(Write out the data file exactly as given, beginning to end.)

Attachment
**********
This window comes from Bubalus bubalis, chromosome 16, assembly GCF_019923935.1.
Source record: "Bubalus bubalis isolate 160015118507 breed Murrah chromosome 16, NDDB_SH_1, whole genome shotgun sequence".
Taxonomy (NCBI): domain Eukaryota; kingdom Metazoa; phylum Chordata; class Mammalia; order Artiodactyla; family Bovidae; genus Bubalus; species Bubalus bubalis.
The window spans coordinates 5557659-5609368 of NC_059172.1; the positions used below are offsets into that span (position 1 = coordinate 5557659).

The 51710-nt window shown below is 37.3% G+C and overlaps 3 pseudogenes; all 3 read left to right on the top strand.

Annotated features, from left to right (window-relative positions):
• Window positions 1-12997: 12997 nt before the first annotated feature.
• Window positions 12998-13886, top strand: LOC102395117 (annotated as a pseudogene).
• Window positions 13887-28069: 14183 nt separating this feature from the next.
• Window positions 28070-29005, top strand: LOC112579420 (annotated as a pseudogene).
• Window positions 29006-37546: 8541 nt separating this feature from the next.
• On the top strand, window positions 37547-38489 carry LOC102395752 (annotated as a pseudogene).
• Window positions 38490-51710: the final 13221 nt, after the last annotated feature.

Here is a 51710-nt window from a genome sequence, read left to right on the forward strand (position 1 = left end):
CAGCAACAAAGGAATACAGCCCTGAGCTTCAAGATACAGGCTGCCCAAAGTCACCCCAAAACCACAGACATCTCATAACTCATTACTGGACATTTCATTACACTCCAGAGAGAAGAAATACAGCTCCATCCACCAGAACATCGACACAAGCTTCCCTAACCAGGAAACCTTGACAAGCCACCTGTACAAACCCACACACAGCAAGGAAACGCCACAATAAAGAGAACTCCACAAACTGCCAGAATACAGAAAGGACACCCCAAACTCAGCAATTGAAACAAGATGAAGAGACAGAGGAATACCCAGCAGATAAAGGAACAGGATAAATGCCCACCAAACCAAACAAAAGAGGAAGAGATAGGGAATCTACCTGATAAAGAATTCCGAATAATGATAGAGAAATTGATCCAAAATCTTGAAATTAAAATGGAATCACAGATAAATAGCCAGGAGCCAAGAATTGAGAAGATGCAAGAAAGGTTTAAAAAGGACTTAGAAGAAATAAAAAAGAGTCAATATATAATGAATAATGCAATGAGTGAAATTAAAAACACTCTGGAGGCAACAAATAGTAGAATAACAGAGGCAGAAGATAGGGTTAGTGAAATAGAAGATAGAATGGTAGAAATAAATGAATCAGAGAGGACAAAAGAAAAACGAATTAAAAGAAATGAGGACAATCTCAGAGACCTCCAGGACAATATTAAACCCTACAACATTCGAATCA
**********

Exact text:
This window comes from Bubalus bubalis, chromosome 16, assembly GCF_019923935.1.
Source record: "Bubalus bubalis isolate 160015118507 breed Murrah chromosome 16, NDDB_SH_1, whole genome shotgun sequence".
Taxonomy (NCBI): domain Eukaryota; kingdom Metazoa; phylum Chordata; class Mammalia; order Artiodactyla; family Bovidae; genus Bubalus; species Bubalus bubalis.
The window spans coordinates 5557659-5609368 of NC_059172.1; the positions used below are offsets into that span (position 1 = coordinate 5557659).

The 51710-nt window shown below is 37.3% G+C and overlaps 3 pseudogenes; all 3 read left to right on the top strand.

Annotated features, from left to right (window-relative positions):
• Window positions 1-12997: 12997 nt before the first annotated feature.
• Window positions 12998-13886, top strand: LOC102395117 (annotated as a pseudogene).
• Window positions 13887-28069: 14183 nt separating this feature from the next.
• Window positions 28070-29005, top strand: LOC112579420 (annotated as a pseudogene).
• Window positions 29006-37546: 8541 nt separating this feature from the next.
• On the top strand, window positions 37547-38489 carry LOC102395752 (annotated as a pseudogene).
• Window positions 38490-51710: the final 13221 nt, after the last annotated feature.

Here is a 51710-nt window from a genome sequence, read left to right on the forward strand (position 1 = left end):
CAGCAACAAAGGAATACAGCCCTGAGCTTCAAGATACAGGCTGCCCAAAGTCACCCCAAAACCACAGACATCTCATAACTCATTACTGGACATTTCATTACACTCCAGAGAGAAGAAATACAGCTCCATCCACCAGAACATCGACACAAGCTTCCCTAACCAGGAAACCTTGACAAGCCACCTGTACAAACCCACACACAGCAAGGAAACGCCACAATAAAGAGAACTCCACAAACTGCCAGAATACAGAAAGGACACCCCAAACTCAGCAATTGAAACAAGATGAAGAGACAGAGGAATACCCAGCAGATAAAGGAACAGGATAAATGCCCACCAAACCAAACAAAAGAGGAAGAGATAGGGAATCTACCTGATAAAGAATTCCGAATAATGATAGAGAAATTGATCCAAAATCTTGAAATTAAAATGGAATCACAGATAAATAGCCAGGAGCCAAGAATTGAGAAGATGCAAGAAAGGTTTAAAAAGGACTTAGAAGAAATAAAAAAGAGTCAATATATAATGAATAATGCAATGAGTGAAATTAAAAACACTCTGGAGGCAACAAATAGTAGAATAACAGAGGCAGAAGATAGGGTTAGTGAAATAGAAGATAGAATGGTAGAAATAAATGAATCAGAGAGGACAAAAGAAAAACGAATTAAAAGAAATGAGGACAATCTCAGAGACCTCCAGGACAATATTAAACCCTACAACATTCGAATCA